Table 4 Multivariate analysis of risk factors affecting overall survival in the Helicobacter pylori-negative subgroup, n = 55.
Characteristics

HR (95%CI)
P value
Neural invasionNegative1< 0.001
Positive5.45 (2.28-13.07)
Tumor size in cm< 510.031
≥ 52.63 (1.09-6.32)
5-hmCLow10.004
High0.30 (0.13-0.68)

Among patients with TNM stage I or II, increased 5-hmC level was associated with favorable prognosis after adjustment for sex in the multivariate Cox regression analysis (HR = 0.32, 95%CI: 0.13-0.77, P = 0.011). However, no significant association was observed between 5-hmC level and the prognosis in patients with TNM stage Ⅲ (Table 5).

Table 5 Multivariate analyses of risk factors affecting overall survival in the TNM stage I + II subgroup, n = 73.
Characteristics

HR (95%CI)
P value
SexFemale10.047
Male0.43 (0.19-0.99)
5-hmCLow10.011
High0.32 (0.13-0.77)
DISCUSSION

Long-time H. pylori infection leads to chronic inflammation and further aberrant DNA methylation, which plays an important role in tumorigenesis of GC. The global prevalence of H. pylori reported by a meta-analysis across individual countries varied from 18.9% to 87.7%, and the prevalence in China was 55.8% (95%CI: 51.8%-59.9%)[13]. Among our 144 GC patients, 89 (61.8%) patients were defined as H. pylori-positive by ELISA. The infection rate was slightly higher than the prevalence in the general Chinese population but was similar to the previously reported prevalence in GC patients[14,15], indicating that our study cohort was representative.

DNA methylation/hydroxymethylation is one of the most widely studied epigenetic modifications and has been shown to play significant roles in tumorigenesis and prognosis[16]. Previous studies have shown that aberrant DNA methylation is a common event and a strong candidate mechanism for early nongenetic alterations in GC[17]. Nevertheless, the reports of DNA hydroxymethylation and GC are limited to several small studies.

We estimated the 5-hmC level with an absolutely quantitative method ELISA, which is more objective than the semi-quantitative evaluation system of immunohistochemistry. The results showed that the 5-hmC level was downregulated in GC tissues compared with matched control tissues, which revealed that it was associated with the occurrence of GC and is consistent with previous reports[18]. Although some evidence has emerged about the potential progression and prognostic implications of 5-hmC level in GC[12], very few studies have evaluated the association stratified by H. pylori infection status. The present study was performed on a well-characterized cohort to simultaneously evaluate the level of 5-hmC in GC patients and subsets stratified by H. pylori infection to assess the association between 5-hmC levels and the susceptibility or prognosis of GC in order to provide more evidence for the effect of H. pylori-infection DNA hydroxymethylation on GC.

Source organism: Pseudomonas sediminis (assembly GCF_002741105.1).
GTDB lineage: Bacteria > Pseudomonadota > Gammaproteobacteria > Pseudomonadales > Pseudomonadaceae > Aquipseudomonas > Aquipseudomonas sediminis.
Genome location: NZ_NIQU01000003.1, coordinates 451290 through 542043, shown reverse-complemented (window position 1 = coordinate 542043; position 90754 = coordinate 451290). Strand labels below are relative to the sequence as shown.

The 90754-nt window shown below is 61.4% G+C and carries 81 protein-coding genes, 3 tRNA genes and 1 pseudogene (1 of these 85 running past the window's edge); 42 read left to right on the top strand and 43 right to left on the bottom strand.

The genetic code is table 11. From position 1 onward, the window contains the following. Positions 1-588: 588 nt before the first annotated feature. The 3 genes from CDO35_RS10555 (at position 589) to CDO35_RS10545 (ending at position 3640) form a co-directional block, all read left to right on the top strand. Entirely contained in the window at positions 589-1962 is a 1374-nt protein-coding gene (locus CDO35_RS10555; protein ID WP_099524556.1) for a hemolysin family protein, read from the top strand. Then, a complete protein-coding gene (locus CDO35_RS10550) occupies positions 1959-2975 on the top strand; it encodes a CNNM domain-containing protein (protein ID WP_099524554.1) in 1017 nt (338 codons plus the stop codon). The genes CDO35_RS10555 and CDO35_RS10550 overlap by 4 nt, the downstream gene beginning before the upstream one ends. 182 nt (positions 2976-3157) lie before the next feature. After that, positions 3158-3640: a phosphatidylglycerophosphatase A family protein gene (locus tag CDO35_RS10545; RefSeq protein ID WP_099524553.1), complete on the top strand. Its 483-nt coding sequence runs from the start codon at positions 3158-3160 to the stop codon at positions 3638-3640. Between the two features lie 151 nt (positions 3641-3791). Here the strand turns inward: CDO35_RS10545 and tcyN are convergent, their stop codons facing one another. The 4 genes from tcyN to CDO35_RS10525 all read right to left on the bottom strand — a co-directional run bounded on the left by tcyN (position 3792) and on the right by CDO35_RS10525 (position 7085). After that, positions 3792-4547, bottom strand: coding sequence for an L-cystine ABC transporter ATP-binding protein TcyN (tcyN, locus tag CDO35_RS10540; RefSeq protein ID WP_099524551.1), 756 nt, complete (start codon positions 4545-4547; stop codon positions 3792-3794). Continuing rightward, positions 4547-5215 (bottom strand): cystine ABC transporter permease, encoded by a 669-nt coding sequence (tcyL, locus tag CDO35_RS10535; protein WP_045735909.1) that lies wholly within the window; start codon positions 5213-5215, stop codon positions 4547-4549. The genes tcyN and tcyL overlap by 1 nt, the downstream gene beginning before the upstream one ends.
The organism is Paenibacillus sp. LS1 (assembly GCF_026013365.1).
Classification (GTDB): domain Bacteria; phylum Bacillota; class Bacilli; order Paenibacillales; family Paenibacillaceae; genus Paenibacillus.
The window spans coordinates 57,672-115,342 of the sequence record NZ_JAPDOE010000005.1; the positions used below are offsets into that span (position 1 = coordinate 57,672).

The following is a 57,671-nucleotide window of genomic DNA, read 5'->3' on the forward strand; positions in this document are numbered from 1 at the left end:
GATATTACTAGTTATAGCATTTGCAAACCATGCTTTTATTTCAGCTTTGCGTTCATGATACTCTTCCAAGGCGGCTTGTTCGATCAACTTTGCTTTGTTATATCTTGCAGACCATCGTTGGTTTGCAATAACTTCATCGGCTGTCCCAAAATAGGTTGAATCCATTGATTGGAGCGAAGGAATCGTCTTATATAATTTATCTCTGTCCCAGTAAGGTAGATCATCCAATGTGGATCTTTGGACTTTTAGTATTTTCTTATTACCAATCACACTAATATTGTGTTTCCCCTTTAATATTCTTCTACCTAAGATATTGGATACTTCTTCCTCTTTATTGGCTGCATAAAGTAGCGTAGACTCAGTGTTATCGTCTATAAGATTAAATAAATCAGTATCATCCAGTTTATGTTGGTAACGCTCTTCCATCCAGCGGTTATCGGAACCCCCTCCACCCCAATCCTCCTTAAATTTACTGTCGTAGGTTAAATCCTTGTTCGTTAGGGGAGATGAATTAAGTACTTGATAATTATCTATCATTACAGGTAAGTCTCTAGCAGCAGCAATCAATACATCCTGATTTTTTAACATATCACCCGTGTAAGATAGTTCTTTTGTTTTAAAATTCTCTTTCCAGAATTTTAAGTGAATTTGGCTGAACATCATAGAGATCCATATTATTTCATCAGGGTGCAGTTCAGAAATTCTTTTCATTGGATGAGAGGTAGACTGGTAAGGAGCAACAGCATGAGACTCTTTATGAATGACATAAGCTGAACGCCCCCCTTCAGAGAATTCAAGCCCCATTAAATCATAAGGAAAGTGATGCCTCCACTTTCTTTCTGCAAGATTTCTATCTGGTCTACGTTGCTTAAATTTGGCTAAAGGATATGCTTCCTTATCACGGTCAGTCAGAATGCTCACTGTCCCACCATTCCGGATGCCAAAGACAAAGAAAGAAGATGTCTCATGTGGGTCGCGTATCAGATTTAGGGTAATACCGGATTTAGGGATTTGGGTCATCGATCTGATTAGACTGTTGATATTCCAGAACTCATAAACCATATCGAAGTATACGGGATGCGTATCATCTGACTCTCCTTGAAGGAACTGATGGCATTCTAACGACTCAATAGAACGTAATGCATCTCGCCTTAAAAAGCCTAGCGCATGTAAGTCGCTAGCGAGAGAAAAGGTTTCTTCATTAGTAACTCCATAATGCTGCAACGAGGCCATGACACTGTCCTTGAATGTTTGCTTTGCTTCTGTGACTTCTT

The 5-hmC level was slightly decreased in the H. pylori-positive subset compared to the H. pylori-negative group in our study. It is hypothesized that H. pylori infection affects TET1 expression in normal gastric epithelial cells and reduces the genome hydroxymethylation level[19]. Interestingly, higher global 5-hmC levels were associated with GC progression in the H. pylori-positive subset. A similar phenomenon was reported that the 5-hmC level in ERG- prostate cancer patients was lower than ERG+ patients, but a higher 5hmC level was associated with tumor progression in ERG- prostate cancer patients[20]. This could be explained by cells responding to hypoxia inducing a transcriptional program regulated by the TET family. Hypoxia together with reactive oxygen species increase global 5-hmC levels by transcriptional activation of TET1[21,22]. H. pylori infection induced the expression of hypoxia-inducible factor[23], which is required for hypoxic induction of TET1 and global increase of 5-hmC. The proliferation rate of H. pylori under aerobic conditions was 3-fold higher than under microaerophilic conditions, and the bacterial growth was more dependent on carbon dioxide than on oxygen[24].